Beijing is full of patriotism these days. National flags adorn cars and “I [heart] China” t-shirts are in fashion. But it’s hard to match the display of one small store in central Beijing. A national flag flies high above its roof, next to a white Olympic flag. Below hang a pair of Communist Party hammer-and-sickle flags, and much of the wall space is covered by images of Chinese leaders including Mao Zedong, Deng Xiaoping, Hu Jintao and Wen Jiabao. But the display isn’t so much about patriotism as it is defiance.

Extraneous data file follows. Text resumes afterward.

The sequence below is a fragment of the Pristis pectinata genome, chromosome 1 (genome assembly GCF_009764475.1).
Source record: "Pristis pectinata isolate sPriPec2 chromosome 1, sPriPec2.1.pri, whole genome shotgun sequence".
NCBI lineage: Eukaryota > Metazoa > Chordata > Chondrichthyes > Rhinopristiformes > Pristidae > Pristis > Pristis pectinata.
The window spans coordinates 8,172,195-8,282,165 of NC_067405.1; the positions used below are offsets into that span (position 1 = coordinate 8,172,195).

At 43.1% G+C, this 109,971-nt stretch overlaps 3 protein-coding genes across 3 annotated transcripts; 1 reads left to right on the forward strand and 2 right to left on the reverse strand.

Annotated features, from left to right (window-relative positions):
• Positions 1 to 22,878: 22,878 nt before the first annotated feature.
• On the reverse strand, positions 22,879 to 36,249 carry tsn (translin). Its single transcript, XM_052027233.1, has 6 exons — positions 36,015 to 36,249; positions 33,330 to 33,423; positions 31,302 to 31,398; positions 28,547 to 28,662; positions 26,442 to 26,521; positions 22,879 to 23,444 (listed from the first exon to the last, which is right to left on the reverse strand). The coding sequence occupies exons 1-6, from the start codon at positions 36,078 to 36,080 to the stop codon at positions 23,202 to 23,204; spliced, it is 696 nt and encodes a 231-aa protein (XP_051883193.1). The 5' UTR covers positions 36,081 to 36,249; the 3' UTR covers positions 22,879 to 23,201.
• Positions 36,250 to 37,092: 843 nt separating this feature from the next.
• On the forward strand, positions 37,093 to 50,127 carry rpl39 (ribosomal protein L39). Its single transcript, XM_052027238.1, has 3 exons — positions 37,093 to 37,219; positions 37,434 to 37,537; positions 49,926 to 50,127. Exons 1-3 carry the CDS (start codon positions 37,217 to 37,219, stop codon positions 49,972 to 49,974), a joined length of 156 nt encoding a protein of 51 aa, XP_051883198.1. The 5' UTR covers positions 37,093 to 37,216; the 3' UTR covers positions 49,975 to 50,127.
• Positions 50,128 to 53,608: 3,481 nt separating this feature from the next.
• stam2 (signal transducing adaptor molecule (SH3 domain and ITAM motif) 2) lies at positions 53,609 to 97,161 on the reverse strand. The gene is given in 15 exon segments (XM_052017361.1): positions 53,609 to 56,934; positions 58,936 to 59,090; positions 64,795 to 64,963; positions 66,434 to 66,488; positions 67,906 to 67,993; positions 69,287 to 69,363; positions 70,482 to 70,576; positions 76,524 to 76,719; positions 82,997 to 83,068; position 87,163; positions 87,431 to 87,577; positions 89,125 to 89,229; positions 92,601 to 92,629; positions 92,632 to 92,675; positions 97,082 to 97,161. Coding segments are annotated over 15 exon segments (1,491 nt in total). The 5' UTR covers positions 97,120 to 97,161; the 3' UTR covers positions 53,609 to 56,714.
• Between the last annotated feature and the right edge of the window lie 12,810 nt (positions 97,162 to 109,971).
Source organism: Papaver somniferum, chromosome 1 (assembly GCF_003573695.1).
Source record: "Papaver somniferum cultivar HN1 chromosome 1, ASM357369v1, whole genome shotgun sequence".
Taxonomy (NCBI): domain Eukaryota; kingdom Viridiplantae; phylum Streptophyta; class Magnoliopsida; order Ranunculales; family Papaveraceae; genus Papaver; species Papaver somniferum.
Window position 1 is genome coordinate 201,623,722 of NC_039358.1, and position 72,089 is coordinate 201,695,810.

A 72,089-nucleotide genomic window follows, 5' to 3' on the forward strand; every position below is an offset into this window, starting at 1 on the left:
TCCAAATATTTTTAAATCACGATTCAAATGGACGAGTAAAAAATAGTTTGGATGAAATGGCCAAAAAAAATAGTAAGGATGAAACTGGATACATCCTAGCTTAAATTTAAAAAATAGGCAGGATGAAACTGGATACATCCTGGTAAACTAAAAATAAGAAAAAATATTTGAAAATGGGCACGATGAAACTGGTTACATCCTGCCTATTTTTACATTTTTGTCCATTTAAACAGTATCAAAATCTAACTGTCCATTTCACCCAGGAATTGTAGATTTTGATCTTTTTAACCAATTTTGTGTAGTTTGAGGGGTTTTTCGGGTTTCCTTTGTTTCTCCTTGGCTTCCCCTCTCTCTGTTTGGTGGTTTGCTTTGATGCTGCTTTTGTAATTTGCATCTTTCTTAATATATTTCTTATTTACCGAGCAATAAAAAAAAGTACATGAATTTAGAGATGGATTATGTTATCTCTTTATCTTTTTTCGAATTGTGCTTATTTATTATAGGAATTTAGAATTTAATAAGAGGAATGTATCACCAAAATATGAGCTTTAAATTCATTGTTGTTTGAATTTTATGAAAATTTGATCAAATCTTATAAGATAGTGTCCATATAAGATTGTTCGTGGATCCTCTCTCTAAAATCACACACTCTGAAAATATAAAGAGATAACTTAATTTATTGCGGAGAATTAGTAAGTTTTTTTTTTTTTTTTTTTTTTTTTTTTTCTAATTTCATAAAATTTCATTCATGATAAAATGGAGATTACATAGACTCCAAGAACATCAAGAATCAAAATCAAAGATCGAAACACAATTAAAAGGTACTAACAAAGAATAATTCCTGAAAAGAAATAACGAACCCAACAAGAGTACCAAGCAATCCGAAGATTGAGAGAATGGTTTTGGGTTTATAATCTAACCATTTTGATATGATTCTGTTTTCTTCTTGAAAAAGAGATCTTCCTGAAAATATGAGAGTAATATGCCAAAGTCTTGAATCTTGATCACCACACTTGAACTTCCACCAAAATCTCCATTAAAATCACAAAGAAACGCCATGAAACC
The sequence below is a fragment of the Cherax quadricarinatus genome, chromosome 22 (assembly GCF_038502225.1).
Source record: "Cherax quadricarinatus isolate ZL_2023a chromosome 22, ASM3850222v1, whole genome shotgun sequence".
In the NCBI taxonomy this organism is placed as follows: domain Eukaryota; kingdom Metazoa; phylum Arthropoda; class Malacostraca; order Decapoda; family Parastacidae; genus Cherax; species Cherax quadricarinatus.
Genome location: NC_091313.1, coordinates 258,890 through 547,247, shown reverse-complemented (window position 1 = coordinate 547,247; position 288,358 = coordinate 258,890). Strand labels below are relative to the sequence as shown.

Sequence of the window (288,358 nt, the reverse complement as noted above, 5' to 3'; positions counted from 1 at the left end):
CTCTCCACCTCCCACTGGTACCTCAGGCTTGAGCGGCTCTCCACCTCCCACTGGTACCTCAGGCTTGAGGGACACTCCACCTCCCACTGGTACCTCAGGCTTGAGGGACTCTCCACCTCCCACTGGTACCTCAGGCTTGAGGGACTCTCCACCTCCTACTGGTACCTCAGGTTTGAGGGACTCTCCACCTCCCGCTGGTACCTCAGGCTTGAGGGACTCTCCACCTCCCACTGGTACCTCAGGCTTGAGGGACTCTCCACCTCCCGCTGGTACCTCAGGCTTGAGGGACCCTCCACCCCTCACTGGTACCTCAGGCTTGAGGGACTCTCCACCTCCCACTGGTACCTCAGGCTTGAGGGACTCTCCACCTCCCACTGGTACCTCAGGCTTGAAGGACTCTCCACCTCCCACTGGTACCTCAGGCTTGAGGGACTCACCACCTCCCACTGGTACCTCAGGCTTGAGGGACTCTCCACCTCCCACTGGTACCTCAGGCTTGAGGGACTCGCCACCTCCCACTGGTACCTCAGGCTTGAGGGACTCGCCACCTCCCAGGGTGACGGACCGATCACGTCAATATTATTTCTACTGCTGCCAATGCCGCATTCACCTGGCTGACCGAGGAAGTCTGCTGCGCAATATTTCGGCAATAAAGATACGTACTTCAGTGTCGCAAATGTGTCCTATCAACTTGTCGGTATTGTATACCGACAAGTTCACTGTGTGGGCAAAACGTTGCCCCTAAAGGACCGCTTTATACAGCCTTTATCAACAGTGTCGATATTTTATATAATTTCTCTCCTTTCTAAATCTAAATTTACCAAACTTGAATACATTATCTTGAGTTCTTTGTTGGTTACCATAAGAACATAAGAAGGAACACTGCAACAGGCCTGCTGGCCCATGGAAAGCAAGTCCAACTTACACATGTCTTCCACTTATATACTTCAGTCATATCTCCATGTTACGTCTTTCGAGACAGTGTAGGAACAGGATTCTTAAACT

The store, which is also a residence, is a nail house—the Chinese phrase for residents who refuse to capitulate to the wrecking ball, leaving their house sticking out like a nail. It’s a fairly common phenomenon, but some nail houses can, because of their circumstances, become more than a local story. The most famous case was of a house in the southwestern city of Chongqing last year, where some extreme excavation left the structure looking more like an island than a mere nail. The dramatic images, plus a media-savvy homeowner, elevated the Chongqing house into a national case.